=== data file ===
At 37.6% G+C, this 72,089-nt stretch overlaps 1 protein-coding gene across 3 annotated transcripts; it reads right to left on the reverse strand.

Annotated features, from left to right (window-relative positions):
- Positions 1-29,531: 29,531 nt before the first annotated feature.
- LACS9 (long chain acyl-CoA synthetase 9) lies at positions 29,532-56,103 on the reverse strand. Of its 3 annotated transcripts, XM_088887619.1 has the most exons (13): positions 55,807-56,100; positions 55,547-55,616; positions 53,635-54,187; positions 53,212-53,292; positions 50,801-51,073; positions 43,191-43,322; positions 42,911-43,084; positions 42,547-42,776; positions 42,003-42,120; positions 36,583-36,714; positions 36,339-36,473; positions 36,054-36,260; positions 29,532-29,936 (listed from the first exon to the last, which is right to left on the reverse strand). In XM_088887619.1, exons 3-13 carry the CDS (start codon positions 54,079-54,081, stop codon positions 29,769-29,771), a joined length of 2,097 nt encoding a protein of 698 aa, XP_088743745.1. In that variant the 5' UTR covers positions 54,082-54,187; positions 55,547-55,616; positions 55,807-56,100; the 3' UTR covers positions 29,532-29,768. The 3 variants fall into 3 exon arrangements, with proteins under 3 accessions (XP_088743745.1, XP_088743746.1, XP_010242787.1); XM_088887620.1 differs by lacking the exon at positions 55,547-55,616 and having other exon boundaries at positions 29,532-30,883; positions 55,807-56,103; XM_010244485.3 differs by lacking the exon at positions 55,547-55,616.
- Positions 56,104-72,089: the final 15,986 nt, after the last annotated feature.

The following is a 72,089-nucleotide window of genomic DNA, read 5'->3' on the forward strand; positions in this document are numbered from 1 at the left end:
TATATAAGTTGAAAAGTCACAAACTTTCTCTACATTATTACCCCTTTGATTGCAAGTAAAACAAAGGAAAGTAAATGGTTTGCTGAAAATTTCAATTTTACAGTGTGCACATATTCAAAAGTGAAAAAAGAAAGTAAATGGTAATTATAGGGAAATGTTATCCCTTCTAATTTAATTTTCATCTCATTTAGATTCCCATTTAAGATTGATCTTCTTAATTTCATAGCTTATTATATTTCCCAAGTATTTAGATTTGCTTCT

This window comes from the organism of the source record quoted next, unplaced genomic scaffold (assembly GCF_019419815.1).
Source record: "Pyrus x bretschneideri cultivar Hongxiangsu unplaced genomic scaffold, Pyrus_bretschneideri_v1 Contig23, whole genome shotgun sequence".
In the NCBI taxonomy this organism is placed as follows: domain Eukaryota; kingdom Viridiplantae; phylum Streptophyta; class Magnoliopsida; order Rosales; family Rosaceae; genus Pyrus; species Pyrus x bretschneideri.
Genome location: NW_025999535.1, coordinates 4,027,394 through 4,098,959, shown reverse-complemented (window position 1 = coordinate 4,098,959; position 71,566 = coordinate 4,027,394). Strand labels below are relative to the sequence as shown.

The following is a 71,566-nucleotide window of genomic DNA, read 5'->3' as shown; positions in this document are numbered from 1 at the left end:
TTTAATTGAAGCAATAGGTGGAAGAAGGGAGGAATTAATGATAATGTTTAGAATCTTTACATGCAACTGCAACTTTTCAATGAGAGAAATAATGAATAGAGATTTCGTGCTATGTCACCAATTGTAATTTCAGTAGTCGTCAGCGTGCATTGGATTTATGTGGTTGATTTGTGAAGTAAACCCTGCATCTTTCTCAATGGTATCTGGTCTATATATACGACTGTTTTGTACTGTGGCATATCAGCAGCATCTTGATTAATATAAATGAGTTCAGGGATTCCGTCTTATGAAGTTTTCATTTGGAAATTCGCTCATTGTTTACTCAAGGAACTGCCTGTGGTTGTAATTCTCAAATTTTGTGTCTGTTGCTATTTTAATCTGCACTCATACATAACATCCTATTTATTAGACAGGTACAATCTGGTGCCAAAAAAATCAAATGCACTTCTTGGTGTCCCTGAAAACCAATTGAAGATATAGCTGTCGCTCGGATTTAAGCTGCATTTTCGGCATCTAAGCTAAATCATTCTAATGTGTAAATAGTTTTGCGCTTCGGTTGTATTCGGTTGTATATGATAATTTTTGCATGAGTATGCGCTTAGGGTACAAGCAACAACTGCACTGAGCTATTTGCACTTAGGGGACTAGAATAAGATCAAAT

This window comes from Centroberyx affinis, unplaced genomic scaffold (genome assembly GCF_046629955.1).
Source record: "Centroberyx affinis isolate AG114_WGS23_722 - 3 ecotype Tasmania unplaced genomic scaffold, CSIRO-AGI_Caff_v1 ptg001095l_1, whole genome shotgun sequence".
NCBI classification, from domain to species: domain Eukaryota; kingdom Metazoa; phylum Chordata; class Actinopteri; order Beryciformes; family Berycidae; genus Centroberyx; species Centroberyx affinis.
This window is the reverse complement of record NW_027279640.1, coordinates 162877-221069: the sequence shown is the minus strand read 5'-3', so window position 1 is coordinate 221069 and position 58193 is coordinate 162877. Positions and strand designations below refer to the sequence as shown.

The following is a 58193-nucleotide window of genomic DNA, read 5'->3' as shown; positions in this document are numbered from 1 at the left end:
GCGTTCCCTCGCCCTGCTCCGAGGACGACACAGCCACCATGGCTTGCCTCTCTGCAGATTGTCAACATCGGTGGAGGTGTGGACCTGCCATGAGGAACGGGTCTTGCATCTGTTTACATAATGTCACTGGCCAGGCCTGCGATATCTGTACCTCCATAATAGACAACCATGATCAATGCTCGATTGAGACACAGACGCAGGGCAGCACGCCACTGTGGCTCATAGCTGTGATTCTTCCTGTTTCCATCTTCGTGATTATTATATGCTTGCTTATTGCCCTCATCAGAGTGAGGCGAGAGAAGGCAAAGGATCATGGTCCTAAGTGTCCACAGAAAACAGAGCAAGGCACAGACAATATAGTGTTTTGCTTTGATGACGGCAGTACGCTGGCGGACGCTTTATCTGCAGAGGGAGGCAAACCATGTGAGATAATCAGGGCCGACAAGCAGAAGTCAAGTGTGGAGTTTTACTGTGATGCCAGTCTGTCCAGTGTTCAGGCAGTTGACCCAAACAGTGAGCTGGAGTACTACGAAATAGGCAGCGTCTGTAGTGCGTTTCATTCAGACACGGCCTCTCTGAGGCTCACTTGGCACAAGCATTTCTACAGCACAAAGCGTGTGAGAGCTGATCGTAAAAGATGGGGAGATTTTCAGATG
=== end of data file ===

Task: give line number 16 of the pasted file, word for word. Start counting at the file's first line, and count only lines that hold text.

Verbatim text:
NCBI classification, from domain to species: domain Eukaryota; kingdom Metazoa; phylum Chordata; class Actinopteri; order Beryciformes; family Berycidae; genus Centroberyx; species Centroberyx affinis.